Photo Locale of the Month – July 2015

Last month’s entry took us to a green space in the middle of a large U.S. city.  For this month’s feature, we remain in the U.S. but get closer to nature.

Yellowstone National Park is the country’s oldest national park.  It is also one of the biggest, occupying the northwest corner of Wyoming as well as several thousand acres in both Idaho and Montana.

Yellowstone NP 1

My only visit to the park was in July of 2010.  I flew into Jackson Hole, Wyoming (JAC) and spent an equal amount of time in Yellowstone and in Grand Teton National Park – another lovely place.

Yellowstone NP 10

The above pic is the view that greets you soon after entering Yellowstone from the south.  Neighboring Montana is often dubbed “Big Sky Country,” but I’d apply that moniker to this corner of Wyoming as well.

Yellowstone NP 7

The park is a haven for wildlife.  The NPS has received acclaimed among conservationists for its successful reintroduction of gray wolves into the park, but you probably won’t see those reclusive hunters.  Much more commonly-sighted are bison.  They’re everywhere!

Mud Volcano area 21 - Churning Cauldron

The bison in the above pic is sunning himself in the middle of one of Yellowstone’s many sulphur springs, and apparently doesn’t mind the steam, nor the rotten eggs smell.

Mud Volcano area 26

“No pictures, gringo!”

Yellowstone black bear 1 - CROP

Bears – black and grizzly both – join the gray wolves as the park’s most-feared, least-seen beasts.  I didn’t spot any grizzlies but drove past this berry-picking Ursus americanus, who was blissfully unaware of myself and the dozens of other shutterbugs snapping away at him despite the bad light.  Some predator, eh?

Old Faithful Geyser 4

Without a doubt, the star attraction of Yellowstone National Park is Old Faithful, that reliable, centuries-old geyser.  Old Faithful erupts three times an hour, regular as clockwork, and attracts hordes of visitors.  The viewing area numbers seemingly rank up there with the grandstands at the annual Macy’s Thanksgiving Day Parade.

Above Old Faithful 6 - Old Faithful

The eruption is much more impressive when seen from above.  Several other, “lesser” geysers can be seen up close from a nearby boardwalk.  The hotel in the background is the Old Faithful Inn.  A night’s stay was out of this backpacker’s budget, but I did peek inside the lobby.

Grand Canyon of Yellowstone 51

Another park wonder to draw crowds is the winding, gorge-like series of Yellowstone River waterfalls collectively known as the Grand Canyon of the Yellowstone.  At least one-half dozen turnouts and paved trails offer excellent viewpoints of the raging river cascades.

Jackson Lake 1

It is a long drive from Jackson Hole to the Grand Canyon of the Yellowstone.  Midway on the journey, the road passes Jackson Lake, which offers a jaw-dropping view of the Teton Range.  This picture received no editing, and looks rather like a painting, does it not?

Yellowstone Lake 7

Even bigger than Jackson Lake is Yellowstone Lake.  I happened to drive past during a full moon, and set up my tripod for this capture.  I couldn’t capture the moon’s pock-marked details even on “Manual” mode, but I like the composition and reflection.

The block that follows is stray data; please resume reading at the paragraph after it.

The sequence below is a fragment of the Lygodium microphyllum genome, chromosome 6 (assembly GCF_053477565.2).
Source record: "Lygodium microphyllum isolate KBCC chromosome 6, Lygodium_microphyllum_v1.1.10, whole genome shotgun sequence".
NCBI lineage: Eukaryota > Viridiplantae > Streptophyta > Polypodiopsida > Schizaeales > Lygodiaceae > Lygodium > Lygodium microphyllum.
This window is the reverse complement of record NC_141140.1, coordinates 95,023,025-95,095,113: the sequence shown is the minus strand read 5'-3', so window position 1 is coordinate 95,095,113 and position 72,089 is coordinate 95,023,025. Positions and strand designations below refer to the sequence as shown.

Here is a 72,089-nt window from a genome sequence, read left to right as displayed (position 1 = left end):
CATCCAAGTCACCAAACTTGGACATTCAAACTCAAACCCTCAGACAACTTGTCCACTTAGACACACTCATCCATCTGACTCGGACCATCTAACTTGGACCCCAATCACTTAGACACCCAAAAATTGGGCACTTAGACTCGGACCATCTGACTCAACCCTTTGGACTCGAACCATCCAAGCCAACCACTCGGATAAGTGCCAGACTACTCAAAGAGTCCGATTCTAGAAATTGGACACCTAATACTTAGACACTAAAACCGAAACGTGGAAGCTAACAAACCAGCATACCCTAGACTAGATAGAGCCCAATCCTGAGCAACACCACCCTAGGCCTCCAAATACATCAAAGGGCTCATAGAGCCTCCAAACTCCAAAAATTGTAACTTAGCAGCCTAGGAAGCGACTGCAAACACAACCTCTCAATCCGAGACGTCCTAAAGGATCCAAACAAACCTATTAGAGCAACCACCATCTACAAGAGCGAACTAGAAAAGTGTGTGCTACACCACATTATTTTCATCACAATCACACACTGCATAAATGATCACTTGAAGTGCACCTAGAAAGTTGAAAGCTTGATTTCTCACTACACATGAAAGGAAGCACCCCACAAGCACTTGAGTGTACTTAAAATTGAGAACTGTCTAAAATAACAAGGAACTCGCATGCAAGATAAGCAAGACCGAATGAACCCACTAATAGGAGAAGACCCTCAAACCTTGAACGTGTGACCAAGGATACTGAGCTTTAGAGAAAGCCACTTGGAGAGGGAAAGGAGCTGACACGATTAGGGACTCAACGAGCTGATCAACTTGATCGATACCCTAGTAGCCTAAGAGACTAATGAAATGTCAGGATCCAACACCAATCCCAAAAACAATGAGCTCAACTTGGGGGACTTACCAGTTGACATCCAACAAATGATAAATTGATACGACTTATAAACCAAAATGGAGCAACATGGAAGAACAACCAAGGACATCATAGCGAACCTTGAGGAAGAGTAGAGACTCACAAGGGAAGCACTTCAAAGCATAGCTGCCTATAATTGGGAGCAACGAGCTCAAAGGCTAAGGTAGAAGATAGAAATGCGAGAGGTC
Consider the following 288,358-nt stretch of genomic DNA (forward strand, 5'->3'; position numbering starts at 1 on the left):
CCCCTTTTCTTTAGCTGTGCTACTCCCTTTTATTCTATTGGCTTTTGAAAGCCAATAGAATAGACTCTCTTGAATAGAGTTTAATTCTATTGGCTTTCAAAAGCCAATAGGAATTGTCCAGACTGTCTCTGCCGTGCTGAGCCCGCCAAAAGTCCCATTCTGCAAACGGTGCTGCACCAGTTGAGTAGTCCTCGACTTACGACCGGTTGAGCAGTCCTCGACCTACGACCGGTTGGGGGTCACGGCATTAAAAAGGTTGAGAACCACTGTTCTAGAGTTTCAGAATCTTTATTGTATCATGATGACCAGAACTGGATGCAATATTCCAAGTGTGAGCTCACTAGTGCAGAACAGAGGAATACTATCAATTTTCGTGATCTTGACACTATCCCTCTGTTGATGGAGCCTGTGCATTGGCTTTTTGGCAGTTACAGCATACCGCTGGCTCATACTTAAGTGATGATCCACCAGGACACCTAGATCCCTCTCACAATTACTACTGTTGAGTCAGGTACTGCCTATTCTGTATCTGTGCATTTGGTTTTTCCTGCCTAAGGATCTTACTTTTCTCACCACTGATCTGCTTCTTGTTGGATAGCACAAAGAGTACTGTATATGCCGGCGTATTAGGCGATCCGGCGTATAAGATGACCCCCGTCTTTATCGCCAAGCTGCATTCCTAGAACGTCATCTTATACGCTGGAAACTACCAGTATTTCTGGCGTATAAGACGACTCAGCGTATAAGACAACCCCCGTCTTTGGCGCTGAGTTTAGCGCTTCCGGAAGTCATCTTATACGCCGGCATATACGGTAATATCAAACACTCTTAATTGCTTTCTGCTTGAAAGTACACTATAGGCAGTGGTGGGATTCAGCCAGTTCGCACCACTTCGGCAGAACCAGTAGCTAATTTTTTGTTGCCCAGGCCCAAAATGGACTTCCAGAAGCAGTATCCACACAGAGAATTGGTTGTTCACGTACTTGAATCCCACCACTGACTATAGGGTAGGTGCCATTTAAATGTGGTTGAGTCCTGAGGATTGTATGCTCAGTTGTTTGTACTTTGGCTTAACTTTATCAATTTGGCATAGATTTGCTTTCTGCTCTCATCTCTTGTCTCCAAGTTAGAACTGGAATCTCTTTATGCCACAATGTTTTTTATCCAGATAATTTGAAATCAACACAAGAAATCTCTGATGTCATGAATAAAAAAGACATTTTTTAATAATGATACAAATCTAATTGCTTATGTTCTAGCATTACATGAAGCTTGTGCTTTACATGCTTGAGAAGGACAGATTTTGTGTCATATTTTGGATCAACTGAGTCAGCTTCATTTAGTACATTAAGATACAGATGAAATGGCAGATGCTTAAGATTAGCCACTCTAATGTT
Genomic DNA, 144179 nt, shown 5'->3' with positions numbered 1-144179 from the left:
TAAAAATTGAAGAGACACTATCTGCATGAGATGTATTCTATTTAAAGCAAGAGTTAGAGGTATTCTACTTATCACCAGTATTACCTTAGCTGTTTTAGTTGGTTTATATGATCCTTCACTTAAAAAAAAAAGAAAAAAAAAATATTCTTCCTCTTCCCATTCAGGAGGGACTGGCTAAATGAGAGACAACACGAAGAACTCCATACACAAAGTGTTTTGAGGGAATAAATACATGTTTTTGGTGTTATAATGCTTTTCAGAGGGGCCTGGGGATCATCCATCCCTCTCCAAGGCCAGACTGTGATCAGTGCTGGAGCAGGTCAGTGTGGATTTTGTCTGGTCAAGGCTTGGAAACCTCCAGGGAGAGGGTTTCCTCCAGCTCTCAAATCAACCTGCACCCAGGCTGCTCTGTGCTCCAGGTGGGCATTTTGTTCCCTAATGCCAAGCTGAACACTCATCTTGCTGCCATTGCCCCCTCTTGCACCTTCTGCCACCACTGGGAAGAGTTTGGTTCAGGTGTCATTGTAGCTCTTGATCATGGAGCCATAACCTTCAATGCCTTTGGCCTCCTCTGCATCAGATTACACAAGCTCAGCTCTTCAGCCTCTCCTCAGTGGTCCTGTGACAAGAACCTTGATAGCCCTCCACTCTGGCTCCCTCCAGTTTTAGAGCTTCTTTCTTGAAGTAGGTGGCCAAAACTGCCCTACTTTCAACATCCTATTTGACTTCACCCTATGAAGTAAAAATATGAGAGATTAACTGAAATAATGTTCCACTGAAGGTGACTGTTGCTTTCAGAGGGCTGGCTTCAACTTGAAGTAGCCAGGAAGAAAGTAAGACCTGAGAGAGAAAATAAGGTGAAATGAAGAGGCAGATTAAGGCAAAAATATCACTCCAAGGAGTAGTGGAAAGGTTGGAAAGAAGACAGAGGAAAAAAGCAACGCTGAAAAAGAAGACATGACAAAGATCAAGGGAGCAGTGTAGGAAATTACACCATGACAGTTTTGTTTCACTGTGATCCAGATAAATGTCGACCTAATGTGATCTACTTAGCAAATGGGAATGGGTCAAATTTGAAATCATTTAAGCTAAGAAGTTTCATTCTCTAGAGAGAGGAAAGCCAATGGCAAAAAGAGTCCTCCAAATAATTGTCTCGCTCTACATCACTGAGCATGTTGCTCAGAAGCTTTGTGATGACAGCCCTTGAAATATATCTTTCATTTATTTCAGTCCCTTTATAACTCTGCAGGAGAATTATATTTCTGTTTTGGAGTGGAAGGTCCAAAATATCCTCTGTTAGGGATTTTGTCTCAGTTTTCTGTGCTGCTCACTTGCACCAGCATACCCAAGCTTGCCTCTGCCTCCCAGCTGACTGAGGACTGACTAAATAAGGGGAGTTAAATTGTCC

Yellowstone NP 16

The park roads pass the Continental Divide at least twice.  All rivers east of the Divide drain into the Atlantic, and all rivers west of the Divide drain into the Pacific.  The above lily pond, just a stone’s throw from one of the signposts denoting the Divide, was a nice discovery.

Natural Bridge hike 17

You surely won’t see all that Yellowstone has to offer on a single visit, and may have to pick-and-choose.  I didn’t make it to the ethereal, Grand Prismatic Hot Spring, or to the petrified rock forests of the park’s northern periphery, but I did see some unexpected sights, such as the natural rock bridge pictured above.

Lewis Falls 3

Other wonders, like 30-foot Lewis Falls, are just a short walk from the road.

Lone Star Geyser hike 45

I saw four moose during my visit!  Three were spotted from a distance, but this thirsty fellow was wading, trail-side, near the aforementioned natural bridge.  I watched him for perhaps 30 minutes…and had the experience all to myself.

When communing with nature, always keep your eyes peeled.  Snow-capped peaks, raging waterfalls, thermal springs, grazing wildlife, sub-alpine meadows…beauty is everywhere.

Lone Star Geyser hike 25

All pictures were taken with a Nikon DSLR camera.  All images are the property of GringoPotpourri unless credited otherwise, and should be used with permission only.

Author: gringopotpourri

Gringo - aka Scott - was born outside of Chicago and has lived most of his life in or around big cities. He spent two years of his adult life in Mexico City (talk about big cities!) and fell in love with Mexican food, history, and women, all while weathering the culture shock. Life's journey has since brought him to rural Tennessee, perhaps the biggest culture shock of them all. Scott also enjoys movies, hiking, and travel in general.

2 thoughts on “Photo Locale of the Month – July 2015”

  1. I too have only been to Yellowstone once, and in a couple days I was only able to see the highlights.
    On the same trip I went to the Tetons. Unfortunately forest fires that summer made the view of those magnificent peaks less than picture postcard perfect.

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